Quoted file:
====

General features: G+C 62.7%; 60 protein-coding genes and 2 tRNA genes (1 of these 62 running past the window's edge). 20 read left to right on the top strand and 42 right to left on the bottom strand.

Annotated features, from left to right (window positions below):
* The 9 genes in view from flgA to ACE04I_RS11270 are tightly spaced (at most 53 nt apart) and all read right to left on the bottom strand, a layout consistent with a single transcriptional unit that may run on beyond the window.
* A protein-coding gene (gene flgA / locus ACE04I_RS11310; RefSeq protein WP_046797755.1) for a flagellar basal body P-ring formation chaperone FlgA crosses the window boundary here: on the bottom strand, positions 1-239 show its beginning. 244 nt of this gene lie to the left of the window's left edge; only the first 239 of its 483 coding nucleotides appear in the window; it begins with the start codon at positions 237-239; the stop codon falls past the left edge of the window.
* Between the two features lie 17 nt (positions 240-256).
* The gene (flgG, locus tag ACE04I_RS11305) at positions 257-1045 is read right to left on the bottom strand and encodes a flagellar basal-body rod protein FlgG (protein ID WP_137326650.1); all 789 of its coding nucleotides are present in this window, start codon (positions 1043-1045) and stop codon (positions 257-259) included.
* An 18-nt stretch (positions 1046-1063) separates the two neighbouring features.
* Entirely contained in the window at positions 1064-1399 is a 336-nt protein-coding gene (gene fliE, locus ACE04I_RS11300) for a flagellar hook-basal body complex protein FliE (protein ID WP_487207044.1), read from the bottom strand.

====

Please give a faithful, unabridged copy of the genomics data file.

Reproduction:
General features: G+C 62.7%; 60 protein-coding genes and 2 tRNA genes (1 of these 62 running past the window's edge). 20 read left to right on the top strand and 42 right to left on the bottom strand.

Annotated features, from left to right (window positions below):
* The 9 genes in view from flgA to ACE04I_RS11270 are tightly spaced (at most 53 nt apart) and all read right to left on the bottom strand, a layout consistent with a single transcriptional unit that may run on beyond the window.
* A protein-coding gene (gene flgA / locus ACE04I_RS11310; RefSeq protein WP_046797755.1) for a flagellar basal body P-ring formation chaperone FlgA crosses the window boundary here: on the bottom strand, positions 1-239 show its beginning. 244 nt of this gene lie to the left of the window's left edge; only the first 239 of its 483 coding nucleotides appear in the window; it begins with the start codon at positions 237-239; the stop codon falls past the left edge of the window.
* Between the two features lie 17 nt (positions 240-256).
* The gene (flgG, locus tag ACE04I_RS11305) at positions 257-1045 is read right to left on the bottom strand and encodes a flagellar basal-body rod protein FlgG (protein ID WP_137326650.1); all 789 of its coding nucleotides are present in this window, start codon (positions 1043-1045) and stop codon (positions 257-259) included.
* An 18-nt stretch (positions 1046-1063) separates the two neighbouring features.
* Entirely contained in the window at positions 1064-1399 is a 336-nt protein-coding gene (gene fliE, locus ACE04I_RS11300) for a flagellar hook-basal body complex protein FliE (protein ID WP_487207044.1), read from the bottom strand.